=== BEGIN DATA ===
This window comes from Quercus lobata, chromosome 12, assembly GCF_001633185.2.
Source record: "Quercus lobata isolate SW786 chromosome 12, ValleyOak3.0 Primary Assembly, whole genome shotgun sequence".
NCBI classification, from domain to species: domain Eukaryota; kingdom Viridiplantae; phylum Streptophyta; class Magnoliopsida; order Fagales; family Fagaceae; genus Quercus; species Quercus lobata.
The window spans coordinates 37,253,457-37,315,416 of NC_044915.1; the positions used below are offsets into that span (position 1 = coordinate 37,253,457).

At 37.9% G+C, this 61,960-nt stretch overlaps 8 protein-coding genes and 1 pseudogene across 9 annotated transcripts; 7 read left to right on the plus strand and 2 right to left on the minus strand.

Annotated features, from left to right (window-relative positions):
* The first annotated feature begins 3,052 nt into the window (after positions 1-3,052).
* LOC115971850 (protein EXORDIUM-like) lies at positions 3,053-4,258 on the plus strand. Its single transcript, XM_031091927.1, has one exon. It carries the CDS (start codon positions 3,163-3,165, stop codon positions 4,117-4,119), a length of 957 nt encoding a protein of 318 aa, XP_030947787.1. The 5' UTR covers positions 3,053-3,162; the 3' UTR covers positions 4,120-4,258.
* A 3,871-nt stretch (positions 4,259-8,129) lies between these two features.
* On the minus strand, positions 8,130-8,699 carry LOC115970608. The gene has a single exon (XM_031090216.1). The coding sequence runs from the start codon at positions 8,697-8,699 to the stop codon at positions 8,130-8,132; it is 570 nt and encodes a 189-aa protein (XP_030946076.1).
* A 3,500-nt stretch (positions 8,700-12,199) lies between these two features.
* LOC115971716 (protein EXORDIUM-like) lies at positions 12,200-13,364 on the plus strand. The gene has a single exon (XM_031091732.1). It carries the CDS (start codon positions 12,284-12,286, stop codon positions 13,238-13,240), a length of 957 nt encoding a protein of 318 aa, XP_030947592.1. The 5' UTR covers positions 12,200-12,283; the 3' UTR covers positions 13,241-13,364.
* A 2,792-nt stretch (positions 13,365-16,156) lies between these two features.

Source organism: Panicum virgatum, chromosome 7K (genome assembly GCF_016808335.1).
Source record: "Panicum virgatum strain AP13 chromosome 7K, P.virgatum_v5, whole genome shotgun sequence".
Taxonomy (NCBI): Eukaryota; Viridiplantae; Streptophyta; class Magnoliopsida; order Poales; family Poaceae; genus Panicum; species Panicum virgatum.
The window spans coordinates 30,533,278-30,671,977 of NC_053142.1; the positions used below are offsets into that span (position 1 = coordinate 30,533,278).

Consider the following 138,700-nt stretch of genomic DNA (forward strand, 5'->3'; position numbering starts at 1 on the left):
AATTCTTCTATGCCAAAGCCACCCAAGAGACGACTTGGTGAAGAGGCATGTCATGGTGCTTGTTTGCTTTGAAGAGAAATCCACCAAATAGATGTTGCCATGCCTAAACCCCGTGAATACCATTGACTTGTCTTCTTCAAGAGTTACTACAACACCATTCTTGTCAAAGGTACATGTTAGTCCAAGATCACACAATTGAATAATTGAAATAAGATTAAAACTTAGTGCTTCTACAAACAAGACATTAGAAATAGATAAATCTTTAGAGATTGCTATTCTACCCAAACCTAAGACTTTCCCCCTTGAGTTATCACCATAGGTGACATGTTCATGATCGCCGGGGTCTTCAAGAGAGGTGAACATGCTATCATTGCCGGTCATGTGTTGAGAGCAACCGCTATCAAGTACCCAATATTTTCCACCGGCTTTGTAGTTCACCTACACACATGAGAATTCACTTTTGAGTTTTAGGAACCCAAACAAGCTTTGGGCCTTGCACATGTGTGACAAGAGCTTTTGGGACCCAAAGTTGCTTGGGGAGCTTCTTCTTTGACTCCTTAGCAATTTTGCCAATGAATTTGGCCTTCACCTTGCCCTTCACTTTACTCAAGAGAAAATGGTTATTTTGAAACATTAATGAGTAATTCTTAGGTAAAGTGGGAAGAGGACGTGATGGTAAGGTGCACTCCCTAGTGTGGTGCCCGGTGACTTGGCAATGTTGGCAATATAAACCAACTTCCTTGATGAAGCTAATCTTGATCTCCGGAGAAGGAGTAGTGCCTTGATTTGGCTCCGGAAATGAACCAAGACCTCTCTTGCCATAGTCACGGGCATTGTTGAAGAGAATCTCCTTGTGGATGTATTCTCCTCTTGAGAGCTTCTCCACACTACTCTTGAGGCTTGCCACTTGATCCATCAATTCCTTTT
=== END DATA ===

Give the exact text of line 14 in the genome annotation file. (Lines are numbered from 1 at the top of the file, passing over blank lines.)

Source organism: Panicum virgatum, chromosome 7K (genome assembly GCF_016808335.1).